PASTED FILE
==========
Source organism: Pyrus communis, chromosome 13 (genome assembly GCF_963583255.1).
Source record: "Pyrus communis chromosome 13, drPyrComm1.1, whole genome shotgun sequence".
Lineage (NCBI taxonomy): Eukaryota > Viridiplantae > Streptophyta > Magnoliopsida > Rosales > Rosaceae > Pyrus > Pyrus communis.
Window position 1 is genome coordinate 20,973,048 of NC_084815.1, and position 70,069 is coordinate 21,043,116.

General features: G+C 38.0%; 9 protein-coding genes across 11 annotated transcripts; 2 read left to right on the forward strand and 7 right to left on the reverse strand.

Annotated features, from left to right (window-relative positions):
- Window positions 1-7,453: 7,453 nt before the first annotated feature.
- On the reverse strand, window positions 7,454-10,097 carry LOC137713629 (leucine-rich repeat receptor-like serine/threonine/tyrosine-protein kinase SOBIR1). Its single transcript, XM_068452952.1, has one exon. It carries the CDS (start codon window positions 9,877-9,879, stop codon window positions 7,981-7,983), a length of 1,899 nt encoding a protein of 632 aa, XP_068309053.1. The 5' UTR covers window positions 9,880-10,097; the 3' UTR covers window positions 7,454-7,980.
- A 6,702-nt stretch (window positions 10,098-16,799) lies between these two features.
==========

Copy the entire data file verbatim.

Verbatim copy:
Source organism: Pyrus communis, chromosome 13 (genome assembly GCF_963583255.1).
Source record: "Pyrus communis chromosome 13, drPyrComm1.1, whole genome shotgun sequence".
Lineage (NCBI taxonomy): Eukaryota > Viridiplantae > Streptophyta > Magnoliopsida > Rosales > Rosaceae > Pyrus > Pyrus communis.
Window position 1 is genome coordinate 20,973,048 of NC_084815.1, and position 70,069 is coordinate 21,043,116.

General features: G+C 38.0%; 9 protein-coding genes across 11 annotated transcripts; 2 read left to right on the forward strand and 7 right to left on the reverse strand.

Annotated features, from left to right (window-relative positions):
- Window positions 1-7,453: 7,453 nt before the first annotated feature.
- On the reverse strand, window positions 7,454-10,097 carry LOC137713629 (leucine-rich repeat receptor-like serine/threonine/tyrosine-protein kinase SOBIR1). Its single transcript, XM_068452952.1, has one exon. It carries the CDS (start codon window positions 9,877-9,879, stop codon window positions 7,981-7,983), a length of 1,899 nt encoding a protein of 632 aa, XP_068309053.1. The 5' UTR covers window positions 9,880-10,097; the 3' UTR covers window positions 7,454-7,980.
- A 6,702-nt stretch (window positions 10,098-16,799) lies between these two features.